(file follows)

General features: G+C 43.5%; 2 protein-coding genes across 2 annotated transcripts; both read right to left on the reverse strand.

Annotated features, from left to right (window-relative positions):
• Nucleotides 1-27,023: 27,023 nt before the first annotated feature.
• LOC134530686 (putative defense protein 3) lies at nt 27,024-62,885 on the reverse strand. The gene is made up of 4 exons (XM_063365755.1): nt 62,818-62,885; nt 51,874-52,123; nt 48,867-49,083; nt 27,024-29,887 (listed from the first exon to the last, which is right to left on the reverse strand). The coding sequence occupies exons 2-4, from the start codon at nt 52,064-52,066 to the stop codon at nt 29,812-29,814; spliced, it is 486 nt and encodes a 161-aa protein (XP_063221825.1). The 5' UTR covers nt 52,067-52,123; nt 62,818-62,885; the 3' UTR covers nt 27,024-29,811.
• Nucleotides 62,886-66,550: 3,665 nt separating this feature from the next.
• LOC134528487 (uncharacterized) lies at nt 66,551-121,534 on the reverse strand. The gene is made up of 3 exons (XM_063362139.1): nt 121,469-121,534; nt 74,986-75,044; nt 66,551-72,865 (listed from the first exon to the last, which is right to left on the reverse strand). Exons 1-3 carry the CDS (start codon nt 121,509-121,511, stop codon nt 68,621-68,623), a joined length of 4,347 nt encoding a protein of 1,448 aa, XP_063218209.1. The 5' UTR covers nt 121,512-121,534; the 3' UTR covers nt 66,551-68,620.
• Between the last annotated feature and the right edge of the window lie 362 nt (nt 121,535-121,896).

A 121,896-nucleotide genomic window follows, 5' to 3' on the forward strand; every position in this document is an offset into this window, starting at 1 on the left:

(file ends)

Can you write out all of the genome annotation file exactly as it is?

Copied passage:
General features: G+C 43.5%; 2 protein-coding genes across 2 annotated transcripts; both read right to left on the reverse strand.

Annotated features, from left to right (window-relative positions):
• Nucleotides 1-27,023: 27,023 nt before the first annotated feature.
• LOC134530686 (putative defense protein 3) lies at nt 27,024-62,885 on the reverse strand. The gene is made up of 4 exons (XM_063365755.1): nt 62,818-62,885; nt 51,874-52,123; nt 48,867-49,083; nt 27,024-29,887 (listed from the first exon to the last, which is right to left on the reverse strand). The coding sequence occupies exons 2-4, from the start codon at nt 52,064-52,066 to the stop codon at nt 29,812-29,814; spliced, it is 486 nt and encodes a 161-aa protein (XP_063221825.1). The 5' UTR covers nt 52,067-52,123; nt 62,818-62,885; the 3' UTR covers nt 27,024-29,811.
• Nucleotides 62,886-66,550: 3,665 nt separating this feature from the next.
• LOC134528487 (uncharacterized) lies at nt 66,551-121,534 on the reverse strand. The gene is made up of 3 exons (XM_063362139.1): nt 121,469-121,534; nt 74,986-75,044; nt 66,551-72,865 (listed from the first exon to the last, which is right to left on the reverse strand). Exons 1-3 carry the CDS (start codon nt 121,509-121,511, stop codon nt 68,621-68,623), a joined length of 4,347 nt encoding a protein of 1,448 aa, XP_063218209.1. The 5' UTR covers nt 121,512-121,534; the 3' UTR covers nt 66,551-68,620.
• Between the last annotated feature and the right edge of the window lie 362 nt (nt 121,535-121,896).

A 121,896-nucleotide genomic window follows, 5' to 3' on the forward strand; every position in this document is an offset into this window, starting at 1 on the left: